Temporarily remove the USB/DVD and boot into your BIOS again, checking that the boot option(s) now look correct.

Fix #4: Reset Your BIOS To Default Settings

If nothing has worked up until now, it’s possible that some previously changed BIOS settings (including any overclocking) might be stopping your PC from properly booting. In this case it’s usually best just to start your BIOS again with the original defaults.

To do this, boot into your BIOS as described earlier, and look for an option like “Restore factory defaults” or “Load Optimized Defaults”. The exact wording (and location) will vary, so you might need to check your motherboard’s manual, but it’s worth resetting your BIOS’ settings:

The option to restore my BIOS to default options
The option to restore my BIOS to default options

Once this is completed, restart your PC and hopefully you can now boot into Windows successfully. If you still have trouble, though, you should open your PC and remove the CMOS battery for 5 minutes (as I explained earlier):

Two M.2 NVMe SSDs of 2280 size installed in an Asus motherboard
The CMOS battery is just above my M.2 drive (to the left of the CPU cooler bracket)

This method will also reset your BIOS to its factory defaults, hopefully meaning that you can then boot into Windows without any errant BIOS settings confusing things.

Fix #5: Try Changing The PSU And Power Cord

A power outage or surge might have caused damage to your PSU or the power cord running to it – this is probably the most common physical reason why a PC won’t boot up after an outage.

If you have a spare power cord lying around, try this out first and see if your computer starts booting up again. But if it doesn’t, you might unfortunately need to order a brand new PSU:

The Corsair RM 750x PSU with various cables connectors in the background
A new Corsair RM 750x PSU.

Unfortunately swapping out the PSU isn’t always easy because you will need to change all the individual PSU cables running to each component, and also re-do any cable management you had. But this might be a necessary step if your PC is refusing to even boot after an outage.

Fix #6: Could Your PC Hardware Be Damaged?

Following on from the point above, one of your other pieces of hardware might have become damaged in the blackout. For example, if the case fans spin but your motherboard LEDs don’t come on, your motherboard itself might be damaged.

Alternatively if your system POSTs but then the motherboard complains that there is no operating system installed, it’s possible that your drive has become corrupted and lost some critical system files.

Unfortunately there’s no simple way of figuring out which specific piece of hardware might be damaged – it’s just a case of debugging any obvious causes, and then restoring to trial and error. Remember, though, that stripping your PC back to its base hardware can be a good idea:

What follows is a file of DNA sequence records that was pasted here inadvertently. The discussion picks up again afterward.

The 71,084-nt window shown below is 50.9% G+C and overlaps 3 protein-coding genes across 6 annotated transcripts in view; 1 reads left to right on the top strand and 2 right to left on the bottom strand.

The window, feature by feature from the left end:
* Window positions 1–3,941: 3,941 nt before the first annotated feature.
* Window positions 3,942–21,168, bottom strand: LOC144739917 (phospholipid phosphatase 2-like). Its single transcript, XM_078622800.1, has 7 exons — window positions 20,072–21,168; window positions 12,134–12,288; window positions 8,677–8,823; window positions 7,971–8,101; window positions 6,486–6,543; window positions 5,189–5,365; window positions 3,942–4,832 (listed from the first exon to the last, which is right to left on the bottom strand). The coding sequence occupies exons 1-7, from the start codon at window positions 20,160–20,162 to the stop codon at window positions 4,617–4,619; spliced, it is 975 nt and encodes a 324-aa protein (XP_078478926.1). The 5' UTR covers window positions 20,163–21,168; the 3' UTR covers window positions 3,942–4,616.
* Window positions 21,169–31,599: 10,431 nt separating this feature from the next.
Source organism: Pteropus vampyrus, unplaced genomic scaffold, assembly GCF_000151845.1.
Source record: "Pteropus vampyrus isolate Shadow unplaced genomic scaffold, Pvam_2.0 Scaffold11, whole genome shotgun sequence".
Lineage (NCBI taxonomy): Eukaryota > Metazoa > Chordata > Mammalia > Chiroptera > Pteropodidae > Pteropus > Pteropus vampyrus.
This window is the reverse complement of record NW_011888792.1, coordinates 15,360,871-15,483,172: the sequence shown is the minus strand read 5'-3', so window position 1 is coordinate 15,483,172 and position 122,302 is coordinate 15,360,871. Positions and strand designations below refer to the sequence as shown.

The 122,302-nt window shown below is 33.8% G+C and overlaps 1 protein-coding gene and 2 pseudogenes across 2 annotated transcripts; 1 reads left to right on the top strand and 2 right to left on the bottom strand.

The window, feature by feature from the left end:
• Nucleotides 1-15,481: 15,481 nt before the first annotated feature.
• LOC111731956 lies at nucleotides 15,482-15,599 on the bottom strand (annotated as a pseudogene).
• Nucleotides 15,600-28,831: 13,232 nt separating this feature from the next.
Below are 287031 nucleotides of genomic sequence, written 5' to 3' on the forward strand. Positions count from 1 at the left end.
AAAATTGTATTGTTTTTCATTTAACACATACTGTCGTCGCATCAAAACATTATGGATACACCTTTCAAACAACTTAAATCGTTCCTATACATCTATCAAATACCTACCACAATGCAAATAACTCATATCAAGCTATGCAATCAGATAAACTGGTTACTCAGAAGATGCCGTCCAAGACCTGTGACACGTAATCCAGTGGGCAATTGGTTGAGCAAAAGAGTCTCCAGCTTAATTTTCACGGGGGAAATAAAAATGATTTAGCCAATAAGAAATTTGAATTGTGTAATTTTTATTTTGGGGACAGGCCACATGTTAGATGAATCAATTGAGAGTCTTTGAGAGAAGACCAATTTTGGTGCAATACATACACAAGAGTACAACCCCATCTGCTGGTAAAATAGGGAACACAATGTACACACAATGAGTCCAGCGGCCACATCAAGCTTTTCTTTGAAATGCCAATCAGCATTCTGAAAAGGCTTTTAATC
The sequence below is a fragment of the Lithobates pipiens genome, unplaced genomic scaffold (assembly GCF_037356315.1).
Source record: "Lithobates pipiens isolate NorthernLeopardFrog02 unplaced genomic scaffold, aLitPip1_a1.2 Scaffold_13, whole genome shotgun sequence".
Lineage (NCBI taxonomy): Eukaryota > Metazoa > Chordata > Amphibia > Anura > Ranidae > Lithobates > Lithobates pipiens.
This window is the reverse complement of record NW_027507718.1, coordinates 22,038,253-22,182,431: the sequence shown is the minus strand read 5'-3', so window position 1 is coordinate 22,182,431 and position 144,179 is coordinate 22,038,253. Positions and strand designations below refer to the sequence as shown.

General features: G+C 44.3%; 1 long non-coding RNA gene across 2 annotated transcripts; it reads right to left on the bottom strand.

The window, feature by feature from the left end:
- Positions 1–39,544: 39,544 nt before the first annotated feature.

A work in progress desk build booting up fine containing a Ryzen 5 CPU Gigabyte AB350M motherboard and Corsair CX550M PSU
Checking that a basic motherboard, CPU and RAM set-up starts as expected.

This will allow you to clearly see if all the key parts of your system run as expected. If it does, you can then plug in a display cable and check whether any display appears on the screen (for example).

Fix #7: Run Various Health Scans

The next step for diagnosing your PC’s no-boot issues is to run various health scans. If you can boot up into Windows, then you will be able to check your RAM with Windows Memory Diagnostic and verify your drive’s health with SMART checks.

The easiest way to run a drive SMART check is by downloading CrystalDiskInfo, however you can also check your drives by opening Command Prompt and typing wmic diskdrive get status. After a few minutes of waiting, it will hopefully reply “OK” for each of your drives.

However if you can’t boot into Windows, fear not – you can download various health-check tools to a USB, and then boot into the USB. You can often specify to boot into the USB within your BIOS – just make sure that your USB is plugged in when you restart your PC.

For example, you can download MemTest86 onto a USB. Just be sure to make this a bootable USB first – you will need access to a separate computer in order to do this. The video below shows how to do this:

If any of these health checks highlight an issue, you might need to replace the relevant component – i.e. buy new RAM if MemTest86 highlights corrupted memory segments.

Fix #8: Consider Reinstalling Drivers… Or Even Windows!

As a final point, if you are usually able to boot into Windows – but you’re getting loads of weird behavior (such as programs crashing or the screen going blank) – you might want to consider reinstalling drivers, or potentially resetting Windows.

Sometimes this can just be as simple as using the Windows uninstall tool to remove a driver, and then installing it again (by downloading the latest version from the manufacturer’s website).